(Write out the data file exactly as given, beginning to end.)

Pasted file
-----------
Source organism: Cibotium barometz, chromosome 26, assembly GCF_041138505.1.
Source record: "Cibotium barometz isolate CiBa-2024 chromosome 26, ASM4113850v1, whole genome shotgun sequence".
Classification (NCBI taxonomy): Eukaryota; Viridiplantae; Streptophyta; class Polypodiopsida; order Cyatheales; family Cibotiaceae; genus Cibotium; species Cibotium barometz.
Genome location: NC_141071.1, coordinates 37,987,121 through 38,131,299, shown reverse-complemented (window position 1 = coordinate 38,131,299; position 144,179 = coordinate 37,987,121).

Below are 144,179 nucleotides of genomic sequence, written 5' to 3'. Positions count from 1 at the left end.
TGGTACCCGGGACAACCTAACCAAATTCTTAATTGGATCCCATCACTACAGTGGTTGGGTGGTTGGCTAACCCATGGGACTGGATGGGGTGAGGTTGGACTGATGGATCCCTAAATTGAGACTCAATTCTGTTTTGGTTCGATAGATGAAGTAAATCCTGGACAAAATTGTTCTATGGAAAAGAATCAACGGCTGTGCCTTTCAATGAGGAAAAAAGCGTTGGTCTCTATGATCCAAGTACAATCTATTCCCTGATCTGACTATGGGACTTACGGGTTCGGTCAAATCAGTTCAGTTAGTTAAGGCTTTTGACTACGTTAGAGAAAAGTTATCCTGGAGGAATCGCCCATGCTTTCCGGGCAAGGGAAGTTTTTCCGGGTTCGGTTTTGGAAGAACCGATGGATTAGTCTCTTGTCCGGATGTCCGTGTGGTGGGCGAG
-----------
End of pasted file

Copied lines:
Source organism: Cibotium barometz, chromosome 26, assembly GCF_041138505.1.
Source record: "Cibotium barometz isolate CiBa-2024 chromosome 26, ASM4113850v1, whole genome shotgun sequence".
Classification (NCBI taxonomy): Eukaryota; Viridiplantae; Streptophyta; class Polypodiopsida; order Cyatheales; family Cibotiaceae; genus Cibotium; species Cibotium barometz.
Genome location: NC_141071.1, coordinates 37,987,121 through 38,131,299, shown reverse-complemented (window position 1 = coordinate 38,131,299; position 144,179 = coordinate 37,987,121).

Below are 144,179 nucleotides of genomic sequence, written 5' to 3'. Positions count from 1 at the left end.
TGGTACCCGGGACAACCTAACCAAATTCTTAATTGGATCCCATCACTACAGTGGTTGGGTGGTTGGCTAACCCATGGGACTGGATGGGGTGAGGTTGGACTGATGGATCCCTAAATTGAGACTCAATTCTGTTTTGGTTCGATAGATGAAGTAAATCCTGGACAAAATTGTTCTATGGAAAAGAATCAACGGCTGTGCCTTTCAATGAGGAAAAAAGCGTTGGTCTCTATGATCCAAGTACAATCTATTCCCTGATCTGACTATGGGACTTACGGGTTCGGTCAAATCAGTTCAGTTAGTTAAGGCTTTTGACTACGTTAGAGAAAAGTTATCCTGGAGGAATCGCCCATGCTTTCCGGGCAAGGGAAGTTTTTCCGGGTTCGGTTTTGGAAGAACCGATGGATTAGTCTCTTGTCCGGATGTCCGTGTGGTGGGCGAG